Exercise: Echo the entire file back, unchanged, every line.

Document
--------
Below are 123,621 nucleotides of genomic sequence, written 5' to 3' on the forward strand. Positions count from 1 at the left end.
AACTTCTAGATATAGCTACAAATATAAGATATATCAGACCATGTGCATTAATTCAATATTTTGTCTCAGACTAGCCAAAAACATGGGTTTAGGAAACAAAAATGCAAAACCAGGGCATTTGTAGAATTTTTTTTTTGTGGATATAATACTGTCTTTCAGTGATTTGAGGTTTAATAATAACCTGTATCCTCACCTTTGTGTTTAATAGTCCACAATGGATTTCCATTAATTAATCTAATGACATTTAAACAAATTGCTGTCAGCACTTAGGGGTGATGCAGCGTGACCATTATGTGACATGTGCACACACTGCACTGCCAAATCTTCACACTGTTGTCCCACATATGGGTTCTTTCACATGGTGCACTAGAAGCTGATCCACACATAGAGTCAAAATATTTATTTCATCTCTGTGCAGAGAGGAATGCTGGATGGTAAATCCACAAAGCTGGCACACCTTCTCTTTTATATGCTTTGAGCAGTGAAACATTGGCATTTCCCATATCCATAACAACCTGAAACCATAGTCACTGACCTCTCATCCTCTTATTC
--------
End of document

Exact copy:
Below are 123,621 nucleotides of genomic sequence, written 5' to 3' on the forward strand. Positions count from 1 at the left end.
AACTTCTAGATATAGCTACAAATATAAGATATATCAGACCATGTGCATTAATTCAATATTTTGTCTCAGACTAGCCAAAAACATGGGTTTAGGAAACAAAAATGCAAAACCAGGGCATTTGTAGAATTTTTTTTTTGTGGATATAATACTGTCTTTCAGTGATTTGAGGTTTAATAATAACCTGTATCCTCACCTTTGTGTTTAATAGTCCACAATGGATTTCCATTAATTAATCTAATGACATTTAAACAAATTGCTGTCAGCACTTAGGGGTGATGCAGCGTGACCATTATGTGACATGTGCACACACTGCACTGCCAAATCTTCACACTGTTGTCCCACATATGGGTTCTTTCACATGGTGCACTAGAAGCTGATCCACACATAGAGTCAAAATATTTATTTCATCTCTGTGCAGAGAGGAATGCTGGATGGTAAATCCACAAAGCTGGCACACCTTCTCTTTTATATGCTTTGAGCAGTGAAACATTGGCATTTCCCATATCCATAACAACCTGAAACCATAGTCACTGACCTCTCATCCTCTTATTC